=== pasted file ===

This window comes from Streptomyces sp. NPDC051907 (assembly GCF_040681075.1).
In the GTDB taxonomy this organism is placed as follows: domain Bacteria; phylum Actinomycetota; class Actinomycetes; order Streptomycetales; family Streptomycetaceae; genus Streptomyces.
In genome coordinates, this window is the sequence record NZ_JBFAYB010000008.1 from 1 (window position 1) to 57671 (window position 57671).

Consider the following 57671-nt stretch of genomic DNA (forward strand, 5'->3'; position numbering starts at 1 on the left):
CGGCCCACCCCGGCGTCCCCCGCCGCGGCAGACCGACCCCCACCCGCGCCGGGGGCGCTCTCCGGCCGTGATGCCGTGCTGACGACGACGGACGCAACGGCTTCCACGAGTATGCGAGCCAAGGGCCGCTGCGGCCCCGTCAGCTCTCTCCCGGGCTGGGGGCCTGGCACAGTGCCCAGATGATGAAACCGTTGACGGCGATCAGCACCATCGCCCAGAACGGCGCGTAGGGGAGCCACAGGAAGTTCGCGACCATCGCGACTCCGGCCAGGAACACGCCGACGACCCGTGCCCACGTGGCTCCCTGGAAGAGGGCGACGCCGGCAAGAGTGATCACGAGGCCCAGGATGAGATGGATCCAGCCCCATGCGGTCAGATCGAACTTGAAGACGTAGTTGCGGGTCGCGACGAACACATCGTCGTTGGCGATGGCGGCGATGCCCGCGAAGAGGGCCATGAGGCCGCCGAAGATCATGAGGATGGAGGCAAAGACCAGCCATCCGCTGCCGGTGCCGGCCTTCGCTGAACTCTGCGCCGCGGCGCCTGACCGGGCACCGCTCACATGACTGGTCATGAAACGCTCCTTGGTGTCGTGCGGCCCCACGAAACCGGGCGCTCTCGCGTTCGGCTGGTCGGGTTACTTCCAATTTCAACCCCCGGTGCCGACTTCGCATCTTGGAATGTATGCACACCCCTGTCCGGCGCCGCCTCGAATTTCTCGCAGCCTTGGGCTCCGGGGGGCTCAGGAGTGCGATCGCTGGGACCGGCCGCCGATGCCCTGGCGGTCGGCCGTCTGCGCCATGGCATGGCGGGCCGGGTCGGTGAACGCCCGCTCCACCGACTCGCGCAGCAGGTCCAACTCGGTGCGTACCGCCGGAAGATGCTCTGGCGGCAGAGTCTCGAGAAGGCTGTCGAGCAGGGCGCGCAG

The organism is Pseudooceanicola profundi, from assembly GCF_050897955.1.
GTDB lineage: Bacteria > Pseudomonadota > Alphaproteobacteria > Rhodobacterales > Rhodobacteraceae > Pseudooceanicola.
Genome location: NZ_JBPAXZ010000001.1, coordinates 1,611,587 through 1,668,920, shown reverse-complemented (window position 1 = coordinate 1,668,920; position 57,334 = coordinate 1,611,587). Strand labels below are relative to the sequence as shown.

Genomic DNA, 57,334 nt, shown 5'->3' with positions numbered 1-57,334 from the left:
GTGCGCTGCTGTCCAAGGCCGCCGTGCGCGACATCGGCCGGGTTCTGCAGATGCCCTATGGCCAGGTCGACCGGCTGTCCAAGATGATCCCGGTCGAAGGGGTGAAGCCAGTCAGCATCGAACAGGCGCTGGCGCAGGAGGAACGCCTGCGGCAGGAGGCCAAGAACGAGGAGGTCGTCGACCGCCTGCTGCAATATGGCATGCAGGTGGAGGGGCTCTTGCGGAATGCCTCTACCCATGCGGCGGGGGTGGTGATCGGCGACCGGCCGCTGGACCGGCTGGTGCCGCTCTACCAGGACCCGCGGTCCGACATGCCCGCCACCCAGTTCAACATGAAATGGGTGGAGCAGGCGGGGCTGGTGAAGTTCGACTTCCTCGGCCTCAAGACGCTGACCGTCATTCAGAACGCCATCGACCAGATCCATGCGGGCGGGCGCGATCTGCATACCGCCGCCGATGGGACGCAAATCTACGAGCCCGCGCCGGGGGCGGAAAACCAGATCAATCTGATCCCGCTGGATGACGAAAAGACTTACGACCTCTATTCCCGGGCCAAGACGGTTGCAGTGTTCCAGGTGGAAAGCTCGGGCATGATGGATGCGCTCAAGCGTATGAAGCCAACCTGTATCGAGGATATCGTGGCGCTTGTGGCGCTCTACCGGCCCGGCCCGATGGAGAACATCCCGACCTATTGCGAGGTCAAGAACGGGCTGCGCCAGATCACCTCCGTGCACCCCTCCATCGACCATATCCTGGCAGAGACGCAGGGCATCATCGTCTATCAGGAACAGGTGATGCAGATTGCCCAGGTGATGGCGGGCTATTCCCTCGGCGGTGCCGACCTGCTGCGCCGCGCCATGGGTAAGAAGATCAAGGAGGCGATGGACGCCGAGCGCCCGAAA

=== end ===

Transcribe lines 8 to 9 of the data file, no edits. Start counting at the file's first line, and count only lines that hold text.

Genome location: NZ_JBPAXZ010000001.1, coordinates 1,611,587 through 1,668,920, shown reverse-complemented (window position 1 = coordinate 1,668,920; position 57,334 = coordinate 1,611,587). Strand labels below are relative to the sequence as shown.

Genomic DNA, 57,334 nt, shown 5'->3' with positions numbered 1-57,334 from the left: